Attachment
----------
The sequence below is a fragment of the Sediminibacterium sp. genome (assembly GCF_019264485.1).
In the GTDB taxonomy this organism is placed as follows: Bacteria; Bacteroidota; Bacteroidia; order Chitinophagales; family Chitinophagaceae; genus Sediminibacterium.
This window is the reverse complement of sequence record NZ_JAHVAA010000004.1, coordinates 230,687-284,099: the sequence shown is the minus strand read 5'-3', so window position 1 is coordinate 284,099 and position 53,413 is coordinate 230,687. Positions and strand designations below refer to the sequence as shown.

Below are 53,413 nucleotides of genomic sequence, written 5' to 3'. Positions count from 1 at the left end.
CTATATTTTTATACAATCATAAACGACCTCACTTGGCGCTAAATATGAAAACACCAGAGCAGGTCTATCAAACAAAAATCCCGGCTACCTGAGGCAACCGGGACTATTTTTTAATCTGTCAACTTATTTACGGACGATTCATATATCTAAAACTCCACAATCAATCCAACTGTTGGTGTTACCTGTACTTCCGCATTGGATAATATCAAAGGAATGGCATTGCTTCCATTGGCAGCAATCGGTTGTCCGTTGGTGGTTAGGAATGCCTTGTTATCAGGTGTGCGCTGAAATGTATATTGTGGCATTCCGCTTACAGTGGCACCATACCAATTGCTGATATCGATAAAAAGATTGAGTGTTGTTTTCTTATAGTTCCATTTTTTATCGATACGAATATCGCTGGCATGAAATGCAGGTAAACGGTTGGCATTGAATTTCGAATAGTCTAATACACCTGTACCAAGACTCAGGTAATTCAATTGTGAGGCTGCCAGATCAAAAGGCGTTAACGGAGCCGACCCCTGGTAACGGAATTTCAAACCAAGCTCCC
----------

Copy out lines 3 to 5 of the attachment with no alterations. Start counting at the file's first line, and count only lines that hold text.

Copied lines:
This window is the reverse complement of sequence record NZ_JAHVAA010000004.1, coordinates 230,687-284,099: the sequence shown is the minus strand read 5'-3', so window position 1 is coordinate 284,099 and position 53,413 is coordinate 230,687. Positions and strand designations below refer to the sequence as shown.

Below are 53,413 nucleotides of genomic sequence, written 5' to 3'. Positions count from 1 at the left end.
CTATATTTTTATACAATCATAAACGACCTCACTTGGCGCTAAATATGAAAACACCAGAGCAGGTCTATCAAACAAAAATCCCGGCTACCTGAGGCAACCGGGACTATTTTTTAATCTGTCAACTTATTTACGGACGATTCATATATCTAAAACTCCACAATCAATCCAACTGTTGGTGTTACCTGTACTTCCGCATTGGATAATATCAAAGGAATGGCATTGCTTCCATTGGCAGCAATCGGTTGTCCGTTGGTGGTTAGGAATGCCTTGTTATCAGGTGTGCGCTGAAATGTATATTGTGGCATTCCGCTTACAGTGGCACCATACCAATTGCTGATATCGATAAAAAGATTGAGTGTTGTTTTCTTATAGTTCCATTTTTTATCGATACGAATATCGCTGGCATGAAATGCAGGTAAACGGTTGGCATTGAATTTCGAATAGTCTAATACACCTGTACCAAGACTCAGGTAATTCAATTGTGAGGCTGCCAGATCAAAAGGCGTTAACGGAGCCGACCCCTGGTAACGGAATTTCAAACCAAGCTCCC